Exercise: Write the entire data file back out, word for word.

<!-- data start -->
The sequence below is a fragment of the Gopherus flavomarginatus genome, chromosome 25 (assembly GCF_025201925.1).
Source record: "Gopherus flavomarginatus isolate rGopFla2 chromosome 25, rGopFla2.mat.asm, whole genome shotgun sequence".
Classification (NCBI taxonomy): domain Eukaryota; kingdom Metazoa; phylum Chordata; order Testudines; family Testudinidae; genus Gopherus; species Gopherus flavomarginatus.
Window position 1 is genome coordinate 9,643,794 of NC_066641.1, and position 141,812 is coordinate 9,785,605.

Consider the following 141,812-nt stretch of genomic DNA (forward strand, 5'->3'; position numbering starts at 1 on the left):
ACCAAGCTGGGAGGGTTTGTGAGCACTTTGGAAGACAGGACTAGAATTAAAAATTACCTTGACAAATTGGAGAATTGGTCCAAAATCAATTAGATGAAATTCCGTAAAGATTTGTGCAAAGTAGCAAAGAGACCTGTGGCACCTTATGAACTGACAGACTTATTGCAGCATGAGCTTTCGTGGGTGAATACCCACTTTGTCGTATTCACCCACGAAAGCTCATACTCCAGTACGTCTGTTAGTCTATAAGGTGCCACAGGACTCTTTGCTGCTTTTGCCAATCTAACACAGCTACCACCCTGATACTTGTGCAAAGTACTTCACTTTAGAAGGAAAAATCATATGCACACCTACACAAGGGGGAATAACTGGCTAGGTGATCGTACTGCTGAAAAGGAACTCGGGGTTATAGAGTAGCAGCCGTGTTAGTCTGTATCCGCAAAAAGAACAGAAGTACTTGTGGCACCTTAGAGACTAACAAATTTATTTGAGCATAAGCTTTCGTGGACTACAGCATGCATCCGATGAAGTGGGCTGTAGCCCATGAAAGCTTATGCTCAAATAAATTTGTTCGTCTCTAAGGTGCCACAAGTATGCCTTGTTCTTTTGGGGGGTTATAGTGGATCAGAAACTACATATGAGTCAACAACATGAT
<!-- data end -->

The sequence below is a fragment of the Gopherus flavomarginatus genome, chromosome 25 (assembly GCF_025201925.1).
Source record: "Gopherus flavomarginatus isolate rGopFla2 chromosome 25, rGopFla2.mat.asm, whole genome shotgun sequence".
Classification (NCBI taxonomy): domain Eukaryota; kingdom Metazoa; phylum Chordata; order Testudines; family Testudinidae; genus Gopherus; species Gopherus flavomarginatus.
Window position 1 is genome coordinate 9,643,794 of NC_066641.1, and position 141,812 is coordinate 9,785,605.

Consider the following 141,812-nt stretch of genomic DNA (forward strand, 5'->3'; position numbering starts at 1 on the left):
ACCAAGCTGGGAGGGTTTGTGAGCACTTTGGAAGACAGGACTAGAATTAAAAATTACCTTGACAAATTGGAGAATTGGTCCAAAATCAATTAGATGAAATTCCGTAAAGATTTGTGCAAAGTAGCAAAGAGACCTGTGGCACCTTATGAACTGACAGACTTATTGCAGCATGAGCTTTCGTGGGTGAATACCCACTTTGTCGTATTCACCCACGAAAGCTCATACTCCAGTACGTCTGTTAGTCTATAAGGTGCCACAGGACTCTTTGCTGCTTTTGCCAATCTAACACAGCTACCACCCTGATACTTGTGCAAAGTACTTCACTTTAGAAGGAAAAATCATATGCACACCTACACAAGGGGGAATAACTGGCTAGGTGATCGTACTGCTGAAAAGGAACTCGGGGTTATAGAGTAGCAGCCGTGTTAGTCTGTATCCGCAAAAAGAACAGAAGTACTTGTGGCACCTTAGAGACTAACAAATTTATTTGAGCATAAGCTTTCGTGGACTACAGCATGCATCCGATGAAGTGGGCTGTAGCCCATGAAAGCTTATGCTCAAATAAATTTGTTCGTCTCTAAGGTGCCACAAGTATGCCTTGTTCTTTTGGGGGGTTATAGTGGATCAGAAACTACATATGAGTCAACAACATGAT